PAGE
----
Ed Buma knew he didn’t want to have a desk job. He didn’t get one. As a journeyman lineman/serviceman he is always outside and many times has left home in the middle of the night to go out in freezing rain or snow. “My job has been very rewarding to me,” the easygoing Camas resident says. “You just have to put on your gear and suck it up, because you are out there until you get the lights back on.”
Name: Ed Buma.
Job/employer: Journeyman lineman for Clark Public Utilities.
How did you get into this line of work: I was 19 when I applied for a job at Clark Public Utilities. I knew I didn’t want a desk job. I wanted a job that I could be outside all the time. I started working at the utility in 1978 as a groundsman, which means I stayed on the ground and assisted the person up in the air via a handline. I did that for about nine years before I had enough seniority to bid on the journeyman lineman apprenticeship. I was ready to go up in the air, and I liked it a lot.
I am one of the 10 single-person crews here at the utility, a first responder. I take my truck home, so when I get a call, sometimes in the middle of the night, I am ready to go to work immediately. After I assess the trouble spot, I either fix the problem myself or call for more help. When we get calls at night, we usually have two people so one person can drive and the other person can spotlight the problem. We might need a larger crew if we have to dig up a yard or replace a pole. We also shut off power before firemen go in a building or shut off power so people can get out of a car if there are lines on the vehicle.
There is always maintenance work to do, either on wires or rebuilding circuits throughout the system of Clark PUD. A storm changes everything. Then everyone works to restore power after a storm. Sometimes we have to return to the same area 15 minutes after fixing the problem because another tree went down.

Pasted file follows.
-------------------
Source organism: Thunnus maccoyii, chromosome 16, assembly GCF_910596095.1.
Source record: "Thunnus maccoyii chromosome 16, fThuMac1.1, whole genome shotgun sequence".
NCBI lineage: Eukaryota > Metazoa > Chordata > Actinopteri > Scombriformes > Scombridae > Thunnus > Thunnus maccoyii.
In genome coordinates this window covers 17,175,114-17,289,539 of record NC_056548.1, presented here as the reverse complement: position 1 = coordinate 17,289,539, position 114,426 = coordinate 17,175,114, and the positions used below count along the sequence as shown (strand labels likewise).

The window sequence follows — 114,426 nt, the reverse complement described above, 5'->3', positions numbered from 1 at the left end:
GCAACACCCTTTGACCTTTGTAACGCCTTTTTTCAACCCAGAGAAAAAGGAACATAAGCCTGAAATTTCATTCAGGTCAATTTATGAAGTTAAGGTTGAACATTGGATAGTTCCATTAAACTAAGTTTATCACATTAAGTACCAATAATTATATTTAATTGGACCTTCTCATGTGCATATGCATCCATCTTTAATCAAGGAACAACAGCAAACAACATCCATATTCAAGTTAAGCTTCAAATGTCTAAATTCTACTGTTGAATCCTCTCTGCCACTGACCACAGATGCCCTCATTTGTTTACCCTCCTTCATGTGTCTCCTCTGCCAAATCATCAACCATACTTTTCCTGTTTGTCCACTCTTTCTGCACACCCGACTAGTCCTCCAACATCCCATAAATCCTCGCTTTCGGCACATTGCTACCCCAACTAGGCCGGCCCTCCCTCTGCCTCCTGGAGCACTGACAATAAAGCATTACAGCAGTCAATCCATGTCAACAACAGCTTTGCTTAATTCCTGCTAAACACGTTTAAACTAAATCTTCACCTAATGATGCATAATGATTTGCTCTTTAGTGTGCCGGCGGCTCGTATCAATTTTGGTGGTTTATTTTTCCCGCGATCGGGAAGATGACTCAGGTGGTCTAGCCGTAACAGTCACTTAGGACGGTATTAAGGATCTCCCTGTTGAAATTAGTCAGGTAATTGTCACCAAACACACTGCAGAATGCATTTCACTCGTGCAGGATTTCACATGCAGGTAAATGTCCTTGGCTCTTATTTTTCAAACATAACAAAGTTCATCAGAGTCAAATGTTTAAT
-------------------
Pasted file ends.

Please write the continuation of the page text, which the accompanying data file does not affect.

Most rewarding part of job: Having the phone quiet. When the phone is not ringing, you know you have done your job and customers are satisfied.
Most challenging part of job: The storm work is definitely the most challenging. There are many scenarios of why the power is out. It is my job to figure out the quickest solution to fixing the problem.
Personal/business philosophy: Getting the job done.
Something you would like to do over: I am pretty satisfied about how things worked out. My job has been very rewarding to me.
Best feature of my Vancouver/Clark County community: I love that Camas is a close-knit community. The people are so friendly and everybody is nice. I very rarely run into a rude person in the Camas area.
Favorite restaurants: Black Angus Steakhouse in downtown Vancouver and Sayler’s Old Country Kitchen in Portland.
Hobbies: Boating and camping.
Favorite travel destination: We usually stay pretty local with our camping trailer. I have enjoyed Puerto Vallarta, Mexico, and Disneyland.
Most interesting book in last 12 months: I usually read newspapers and short stories.
Most interesting play/movie/arts event: I am not to up-to-date on the latest movies because we watch most movies at home.
One thing you want to do this year: I am in the process of finishing a remodeling project at our other property.
Something you want to do within five years: Retire.
One word to describe yourself: Easygoing.
Person you’d most like to meet: Richard Rawlings of the television show “Fast N’ Loud.”
Cold on the job: You do get cold and wet. You just have to put on your gear and suck it up because you are out there until you get the lights back on. Some of our people have pretty much worked continually for three days and nights, before taking a break, to restore power.
Lights out: Several years ago, we got a call that the lights were out in downtown Vancouver. We saw something rather large lying in the middle of the street. Turned out it was a bald eagle, which apparently touched the wrong wires. It was most unusual because bald eagles are usually not that dumb.